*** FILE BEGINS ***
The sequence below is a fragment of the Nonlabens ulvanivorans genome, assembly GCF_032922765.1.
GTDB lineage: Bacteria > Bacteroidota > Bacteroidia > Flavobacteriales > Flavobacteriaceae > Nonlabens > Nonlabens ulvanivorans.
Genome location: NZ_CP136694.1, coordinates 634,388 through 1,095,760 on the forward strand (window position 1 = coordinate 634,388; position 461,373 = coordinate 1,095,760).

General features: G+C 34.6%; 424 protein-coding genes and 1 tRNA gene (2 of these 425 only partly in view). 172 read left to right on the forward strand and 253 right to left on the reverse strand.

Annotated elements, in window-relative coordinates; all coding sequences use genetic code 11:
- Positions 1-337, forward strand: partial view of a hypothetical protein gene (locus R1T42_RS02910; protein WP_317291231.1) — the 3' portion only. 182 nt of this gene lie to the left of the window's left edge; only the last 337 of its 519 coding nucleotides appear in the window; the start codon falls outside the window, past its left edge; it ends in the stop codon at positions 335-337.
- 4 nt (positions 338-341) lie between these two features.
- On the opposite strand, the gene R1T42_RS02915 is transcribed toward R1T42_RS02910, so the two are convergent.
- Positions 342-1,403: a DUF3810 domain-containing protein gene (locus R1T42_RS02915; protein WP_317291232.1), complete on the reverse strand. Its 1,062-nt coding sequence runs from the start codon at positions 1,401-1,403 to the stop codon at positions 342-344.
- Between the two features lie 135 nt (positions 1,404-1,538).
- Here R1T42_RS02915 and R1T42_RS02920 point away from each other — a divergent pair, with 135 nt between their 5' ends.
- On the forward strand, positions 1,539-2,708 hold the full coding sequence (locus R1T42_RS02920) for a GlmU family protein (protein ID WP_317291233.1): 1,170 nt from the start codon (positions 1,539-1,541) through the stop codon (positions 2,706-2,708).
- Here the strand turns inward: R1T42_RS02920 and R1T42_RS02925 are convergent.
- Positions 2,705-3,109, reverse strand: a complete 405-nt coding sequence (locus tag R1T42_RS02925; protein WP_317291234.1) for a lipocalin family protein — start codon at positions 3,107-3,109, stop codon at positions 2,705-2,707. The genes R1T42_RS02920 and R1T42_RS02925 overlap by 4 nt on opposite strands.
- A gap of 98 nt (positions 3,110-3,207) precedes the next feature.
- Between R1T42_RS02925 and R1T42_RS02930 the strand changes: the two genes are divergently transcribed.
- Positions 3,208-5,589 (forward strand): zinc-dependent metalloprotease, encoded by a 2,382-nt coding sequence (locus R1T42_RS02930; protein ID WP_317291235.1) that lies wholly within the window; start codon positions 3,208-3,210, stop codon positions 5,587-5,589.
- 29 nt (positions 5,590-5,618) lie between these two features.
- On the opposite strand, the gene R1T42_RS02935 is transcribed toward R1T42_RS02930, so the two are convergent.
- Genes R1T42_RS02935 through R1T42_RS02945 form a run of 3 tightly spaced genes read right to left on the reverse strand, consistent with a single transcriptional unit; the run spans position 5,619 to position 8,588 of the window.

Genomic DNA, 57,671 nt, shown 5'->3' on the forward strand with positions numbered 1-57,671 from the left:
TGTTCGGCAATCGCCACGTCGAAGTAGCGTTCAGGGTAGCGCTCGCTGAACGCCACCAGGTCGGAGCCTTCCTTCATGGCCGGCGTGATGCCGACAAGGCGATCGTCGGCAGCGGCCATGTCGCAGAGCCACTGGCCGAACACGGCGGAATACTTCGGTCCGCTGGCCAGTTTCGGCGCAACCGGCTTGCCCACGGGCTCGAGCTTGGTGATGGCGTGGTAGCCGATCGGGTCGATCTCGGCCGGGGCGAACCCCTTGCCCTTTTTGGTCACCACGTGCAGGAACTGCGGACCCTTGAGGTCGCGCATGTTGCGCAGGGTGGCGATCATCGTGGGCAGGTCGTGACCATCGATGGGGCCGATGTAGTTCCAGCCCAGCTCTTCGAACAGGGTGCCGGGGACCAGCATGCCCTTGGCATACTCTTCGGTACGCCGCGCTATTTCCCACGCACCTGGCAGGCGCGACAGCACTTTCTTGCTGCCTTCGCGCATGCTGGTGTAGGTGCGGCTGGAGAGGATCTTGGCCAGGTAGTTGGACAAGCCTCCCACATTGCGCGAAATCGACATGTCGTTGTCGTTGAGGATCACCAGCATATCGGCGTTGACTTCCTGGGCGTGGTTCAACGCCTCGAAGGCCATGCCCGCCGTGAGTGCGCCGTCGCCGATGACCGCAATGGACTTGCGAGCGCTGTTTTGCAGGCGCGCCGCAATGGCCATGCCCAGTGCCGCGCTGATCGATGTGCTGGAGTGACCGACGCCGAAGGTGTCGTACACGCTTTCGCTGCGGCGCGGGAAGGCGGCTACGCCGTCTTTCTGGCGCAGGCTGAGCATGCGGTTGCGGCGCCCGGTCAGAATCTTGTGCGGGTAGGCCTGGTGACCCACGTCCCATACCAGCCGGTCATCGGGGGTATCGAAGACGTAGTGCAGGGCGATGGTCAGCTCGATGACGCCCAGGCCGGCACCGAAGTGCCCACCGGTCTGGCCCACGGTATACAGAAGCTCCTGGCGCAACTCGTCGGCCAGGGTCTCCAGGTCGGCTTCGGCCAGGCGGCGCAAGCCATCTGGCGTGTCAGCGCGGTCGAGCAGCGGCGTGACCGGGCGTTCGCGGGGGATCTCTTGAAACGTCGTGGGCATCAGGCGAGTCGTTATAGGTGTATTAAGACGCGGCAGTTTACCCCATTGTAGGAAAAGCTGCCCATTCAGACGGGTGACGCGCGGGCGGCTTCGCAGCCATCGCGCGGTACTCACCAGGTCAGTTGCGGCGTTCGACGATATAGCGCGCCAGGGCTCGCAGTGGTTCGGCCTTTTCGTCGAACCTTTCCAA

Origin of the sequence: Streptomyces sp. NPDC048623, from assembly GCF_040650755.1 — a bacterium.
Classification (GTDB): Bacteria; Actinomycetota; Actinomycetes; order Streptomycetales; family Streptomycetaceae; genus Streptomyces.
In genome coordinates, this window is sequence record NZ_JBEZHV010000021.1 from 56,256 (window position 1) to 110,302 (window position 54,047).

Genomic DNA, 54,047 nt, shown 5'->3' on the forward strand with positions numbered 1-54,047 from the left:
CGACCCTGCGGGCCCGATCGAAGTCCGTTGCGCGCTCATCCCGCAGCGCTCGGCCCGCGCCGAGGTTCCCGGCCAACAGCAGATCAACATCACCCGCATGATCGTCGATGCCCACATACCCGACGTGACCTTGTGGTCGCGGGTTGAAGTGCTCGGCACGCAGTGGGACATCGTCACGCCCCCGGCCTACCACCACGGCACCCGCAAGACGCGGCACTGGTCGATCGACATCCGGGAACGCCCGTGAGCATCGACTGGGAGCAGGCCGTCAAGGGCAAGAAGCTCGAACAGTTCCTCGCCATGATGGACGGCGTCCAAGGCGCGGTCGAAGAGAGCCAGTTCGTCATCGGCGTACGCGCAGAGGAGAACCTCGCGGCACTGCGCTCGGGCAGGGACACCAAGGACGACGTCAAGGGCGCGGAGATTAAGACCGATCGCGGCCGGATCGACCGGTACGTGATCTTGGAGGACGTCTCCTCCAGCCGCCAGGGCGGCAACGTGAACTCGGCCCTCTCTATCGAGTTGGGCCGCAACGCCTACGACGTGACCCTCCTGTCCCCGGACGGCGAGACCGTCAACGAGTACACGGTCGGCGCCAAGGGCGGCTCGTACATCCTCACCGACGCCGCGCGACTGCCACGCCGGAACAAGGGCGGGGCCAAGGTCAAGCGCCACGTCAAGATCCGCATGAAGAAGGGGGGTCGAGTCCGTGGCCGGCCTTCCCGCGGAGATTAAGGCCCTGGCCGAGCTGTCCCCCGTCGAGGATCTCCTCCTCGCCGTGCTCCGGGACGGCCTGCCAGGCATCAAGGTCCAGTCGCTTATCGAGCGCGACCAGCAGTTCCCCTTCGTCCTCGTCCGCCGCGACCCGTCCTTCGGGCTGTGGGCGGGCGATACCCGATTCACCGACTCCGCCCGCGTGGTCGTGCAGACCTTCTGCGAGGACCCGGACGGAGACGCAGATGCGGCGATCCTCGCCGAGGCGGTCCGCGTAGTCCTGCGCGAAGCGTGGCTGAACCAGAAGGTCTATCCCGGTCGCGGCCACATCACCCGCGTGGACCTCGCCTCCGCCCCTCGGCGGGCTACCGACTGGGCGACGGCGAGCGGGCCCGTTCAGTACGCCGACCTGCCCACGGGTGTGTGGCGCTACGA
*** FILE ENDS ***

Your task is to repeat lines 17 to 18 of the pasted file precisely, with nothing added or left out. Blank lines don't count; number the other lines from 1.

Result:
- Positions 3,208-5,589 (forward strand): zinc-dependent metalloprotease, encoded by a 2,382-nt coding sequence (locus R1T42_RS02930; protein ID WP_317291235.1) that lies wholly within the window; start codon positions 3,208-3,210, stop codon positions 5,587-5,589.
- 29 nt (positions 5,590-5,618) lie between these two features.